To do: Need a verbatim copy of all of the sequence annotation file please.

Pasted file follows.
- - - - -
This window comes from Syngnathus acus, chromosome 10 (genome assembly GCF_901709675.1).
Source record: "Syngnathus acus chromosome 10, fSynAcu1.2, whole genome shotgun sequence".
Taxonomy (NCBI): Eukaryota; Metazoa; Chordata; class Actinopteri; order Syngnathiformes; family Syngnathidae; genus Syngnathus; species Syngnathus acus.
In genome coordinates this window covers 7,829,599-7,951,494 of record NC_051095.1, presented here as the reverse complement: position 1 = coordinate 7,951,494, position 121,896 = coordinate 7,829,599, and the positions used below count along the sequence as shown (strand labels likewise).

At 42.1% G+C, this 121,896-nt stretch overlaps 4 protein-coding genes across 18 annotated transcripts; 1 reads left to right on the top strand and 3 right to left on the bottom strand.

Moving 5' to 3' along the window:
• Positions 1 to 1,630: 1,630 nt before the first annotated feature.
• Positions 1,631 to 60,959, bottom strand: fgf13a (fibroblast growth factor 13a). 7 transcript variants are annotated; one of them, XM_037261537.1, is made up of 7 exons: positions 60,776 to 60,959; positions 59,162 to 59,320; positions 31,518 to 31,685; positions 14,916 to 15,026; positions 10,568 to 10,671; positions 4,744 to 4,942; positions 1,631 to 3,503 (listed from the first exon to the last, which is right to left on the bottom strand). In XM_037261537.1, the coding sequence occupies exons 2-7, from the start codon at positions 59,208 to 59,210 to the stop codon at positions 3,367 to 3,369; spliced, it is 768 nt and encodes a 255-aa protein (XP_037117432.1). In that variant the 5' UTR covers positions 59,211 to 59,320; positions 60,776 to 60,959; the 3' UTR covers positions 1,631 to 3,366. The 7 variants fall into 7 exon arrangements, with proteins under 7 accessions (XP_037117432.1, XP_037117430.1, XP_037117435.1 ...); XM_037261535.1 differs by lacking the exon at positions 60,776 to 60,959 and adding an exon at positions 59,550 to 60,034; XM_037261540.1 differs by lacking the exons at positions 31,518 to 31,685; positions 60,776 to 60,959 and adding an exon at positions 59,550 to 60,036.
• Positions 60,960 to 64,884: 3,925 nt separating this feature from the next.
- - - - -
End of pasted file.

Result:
This window comes from Syngnathus acus, chromosome 10 (genome assembly GCF_901709675.1).
Source record: "Syngnathus acus chromosome 10, fSynAcu1.2, whole genome shotgun sequence".
Taxonomy (NCBI): Eukaryota; Metazoa; Chordata; class Actinopteri; order Syngnathiformes; family Syngnathidae; genus Syngnathus; species Syngnathus acus.
In genome coordinates this window covers 7,829,599-7,951,494 of record NC_051095.1, presented here as the reverse complement: position 1 = coordinate 7,951,494, position 121,896 = coordinate 7,829,599, and the positions used below count along the sequence as shown (strand labels likewise).

At 42.1% G+C, this 121,896-nt stretch overlaps 4 protein-coding genes across 18 annotated transcripts; 1 reads left to right on the top strand and 3 right to left on the bottom strand.

Moving 5' to 3' along the window:
• Positions 1 to 1,630: 1,630 nt before the first annotated feature.
• Positions 1,631 to 60,959, bottom strand: fgf13a (fibroblast growth factor 13a). 7 transcript variants are annotated; one of them, XM_037261537.1, is made up of 7 exons: positions 60,776 to 60,959; positions 59,162 to 59,320; positions 31,518 to 31,685; positions 14,916 to 15,026; positions 10,568 to 10,671; positions 4,744 to 4,942; positions 1,631 to 3,503 (listed from the first exon to the last, which is right to left on the bottom strand). In XM_037261537.1, the coding sequence occupies exons 2-7, from the start codon at positions 59,208 to 59,210 to the stop codon at positions 3,367 to 3,369; spliced, it is 768 nt and encodes a 255-aa protein (XP_037117432.1). In that variant the 5' UTR covers positions 59,211 to 59,320; positions 60,776 to 60,959; the 3' UTR covers positions 1,631 to 3,366. The 7 variants fall into 7 exon arrangements, with proteins under 7 accessions (XP_037117432.1, XP_037117430.1, XP_037117435.1 ...); XM_037261535.1 differs by lacking the exon at positions 60,776 to 60,959 and adding an exon at positions 59,550 to 60,034; XM_037261540.1 differs by lacking the exons at positions 31,518 to 31,685; positions 60,776 to 60,959 and adding an exon at positions 59,550 to 60,036.
• Positions 60,960 to 64,884: 3,925 nt separating this feature from the next.